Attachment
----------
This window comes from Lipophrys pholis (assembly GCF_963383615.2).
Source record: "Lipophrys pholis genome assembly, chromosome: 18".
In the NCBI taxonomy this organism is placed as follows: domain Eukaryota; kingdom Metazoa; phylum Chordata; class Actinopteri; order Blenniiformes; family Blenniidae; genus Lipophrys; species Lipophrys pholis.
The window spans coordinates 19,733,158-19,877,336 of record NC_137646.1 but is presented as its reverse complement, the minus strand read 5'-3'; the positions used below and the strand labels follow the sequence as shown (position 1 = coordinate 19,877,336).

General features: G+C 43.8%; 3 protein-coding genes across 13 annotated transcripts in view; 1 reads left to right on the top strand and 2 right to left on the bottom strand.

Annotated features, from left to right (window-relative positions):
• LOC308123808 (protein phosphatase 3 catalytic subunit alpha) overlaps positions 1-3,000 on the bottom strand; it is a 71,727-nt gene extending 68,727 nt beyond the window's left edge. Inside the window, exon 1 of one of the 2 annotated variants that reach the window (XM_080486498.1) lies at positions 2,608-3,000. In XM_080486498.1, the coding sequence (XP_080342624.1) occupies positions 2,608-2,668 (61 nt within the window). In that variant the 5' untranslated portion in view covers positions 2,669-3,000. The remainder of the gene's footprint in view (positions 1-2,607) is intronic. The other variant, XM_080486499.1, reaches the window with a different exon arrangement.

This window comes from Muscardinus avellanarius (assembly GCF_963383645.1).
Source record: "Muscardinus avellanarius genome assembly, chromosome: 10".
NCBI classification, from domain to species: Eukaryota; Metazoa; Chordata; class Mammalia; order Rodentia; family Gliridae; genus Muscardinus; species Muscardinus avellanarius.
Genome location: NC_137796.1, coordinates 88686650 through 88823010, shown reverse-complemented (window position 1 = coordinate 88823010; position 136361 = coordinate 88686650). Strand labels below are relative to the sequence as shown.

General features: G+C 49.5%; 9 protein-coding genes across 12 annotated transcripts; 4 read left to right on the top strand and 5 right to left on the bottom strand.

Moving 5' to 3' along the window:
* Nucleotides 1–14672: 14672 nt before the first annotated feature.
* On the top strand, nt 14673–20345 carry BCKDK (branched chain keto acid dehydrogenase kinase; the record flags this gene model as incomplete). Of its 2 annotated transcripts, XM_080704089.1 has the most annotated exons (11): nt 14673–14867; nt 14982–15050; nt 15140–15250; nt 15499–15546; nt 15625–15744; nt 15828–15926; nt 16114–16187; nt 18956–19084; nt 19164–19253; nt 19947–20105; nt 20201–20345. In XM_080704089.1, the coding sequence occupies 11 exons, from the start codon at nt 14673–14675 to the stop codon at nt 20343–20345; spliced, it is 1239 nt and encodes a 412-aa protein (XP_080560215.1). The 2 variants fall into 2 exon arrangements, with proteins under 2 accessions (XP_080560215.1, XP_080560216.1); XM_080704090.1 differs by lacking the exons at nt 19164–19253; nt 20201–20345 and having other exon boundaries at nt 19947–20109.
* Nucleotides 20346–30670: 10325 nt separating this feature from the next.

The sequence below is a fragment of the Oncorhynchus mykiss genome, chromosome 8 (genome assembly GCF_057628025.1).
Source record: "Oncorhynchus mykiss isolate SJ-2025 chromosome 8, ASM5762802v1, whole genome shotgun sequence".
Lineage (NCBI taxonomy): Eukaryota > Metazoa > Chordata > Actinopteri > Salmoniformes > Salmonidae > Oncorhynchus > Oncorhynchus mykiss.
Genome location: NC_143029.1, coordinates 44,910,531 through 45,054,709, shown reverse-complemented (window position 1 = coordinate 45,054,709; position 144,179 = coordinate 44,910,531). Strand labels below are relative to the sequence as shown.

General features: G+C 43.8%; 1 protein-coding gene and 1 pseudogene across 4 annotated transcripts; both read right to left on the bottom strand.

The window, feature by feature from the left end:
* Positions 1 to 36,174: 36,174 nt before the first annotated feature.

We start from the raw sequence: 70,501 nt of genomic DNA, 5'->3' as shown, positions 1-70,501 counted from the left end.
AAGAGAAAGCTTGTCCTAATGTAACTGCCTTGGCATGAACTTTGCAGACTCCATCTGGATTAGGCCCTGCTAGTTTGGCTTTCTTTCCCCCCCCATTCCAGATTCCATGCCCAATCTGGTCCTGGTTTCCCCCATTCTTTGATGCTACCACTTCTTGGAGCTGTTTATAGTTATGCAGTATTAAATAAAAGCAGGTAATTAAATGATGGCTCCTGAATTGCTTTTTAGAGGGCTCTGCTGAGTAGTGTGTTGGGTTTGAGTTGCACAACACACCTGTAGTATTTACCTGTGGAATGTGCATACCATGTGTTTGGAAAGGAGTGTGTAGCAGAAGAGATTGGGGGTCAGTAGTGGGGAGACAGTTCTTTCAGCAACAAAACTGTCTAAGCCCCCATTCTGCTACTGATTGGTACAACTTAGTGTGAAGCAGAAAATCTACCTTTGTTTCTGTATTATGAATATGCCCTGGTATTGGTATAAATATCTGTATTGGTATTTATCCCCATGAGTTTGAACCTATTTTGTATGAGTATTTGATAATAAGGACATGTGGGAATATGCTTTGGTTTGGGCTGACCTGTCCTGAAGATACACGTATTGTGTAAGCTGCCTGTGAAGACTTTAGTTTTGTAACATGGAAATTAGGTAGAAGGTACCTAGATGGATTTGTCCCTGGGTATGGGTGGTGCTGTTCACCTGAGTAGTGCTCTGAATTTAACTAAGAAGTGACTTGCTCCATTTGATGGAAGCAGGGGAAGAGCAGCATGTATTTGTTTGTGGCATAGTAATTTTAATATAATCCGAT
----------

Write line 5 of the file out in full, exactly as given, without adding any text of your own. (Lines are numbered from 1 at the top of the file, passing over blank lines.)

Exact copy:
General features: G+C 43.8%; 3 protein-coding genes across 13 annotated transcripts in view; 1 reads left to right on the top strand and 2 right to left on the bottom strand.